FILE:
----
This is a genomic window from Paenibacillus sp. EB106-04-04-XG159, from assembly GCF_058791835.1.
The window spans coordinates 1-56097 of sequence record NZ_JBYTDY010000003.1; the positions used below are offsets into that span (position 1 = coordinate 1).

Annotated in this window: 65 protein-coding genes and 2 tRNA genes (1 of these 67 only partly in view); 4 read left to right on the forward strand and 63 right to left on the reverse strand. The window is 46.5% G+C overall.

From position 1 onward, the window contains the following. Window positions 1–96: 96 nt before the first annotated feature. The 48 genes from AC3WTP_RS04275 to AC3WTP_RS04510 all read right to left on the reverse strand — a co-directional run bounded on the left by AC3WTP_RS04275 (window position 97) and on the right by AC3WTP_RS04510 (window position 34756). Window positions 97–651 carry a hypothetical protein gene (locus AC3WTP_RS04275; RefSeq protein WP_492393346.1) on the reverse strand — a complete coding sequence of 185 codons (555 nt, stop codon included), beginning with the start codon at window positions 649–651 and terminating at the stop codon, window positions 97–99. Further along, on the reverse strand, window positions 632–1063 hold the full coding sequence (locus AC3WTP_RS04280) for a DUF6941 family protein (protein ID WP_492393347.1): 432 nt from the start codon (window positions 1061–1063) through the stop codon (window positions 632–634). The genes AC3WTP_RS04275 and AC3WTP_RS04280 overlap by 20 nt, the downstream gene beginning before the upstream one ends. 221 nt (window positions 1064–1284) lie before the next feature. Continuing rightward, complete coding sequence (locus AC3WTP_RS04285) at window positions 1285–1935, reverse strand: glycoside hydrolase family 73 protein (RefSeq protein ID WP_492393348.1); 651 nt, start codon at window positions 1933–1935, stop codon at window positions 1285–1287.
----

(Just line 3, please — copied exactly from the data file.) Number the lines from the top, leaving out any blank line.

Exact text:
Annotated in this window: 65 protein-coding genes and 2 tRNA genes (1 of these 67 only partly in view); 4 read left to right on the forward strand and 63 right to left on the reverse strand. The window is 46.5% G+C overall.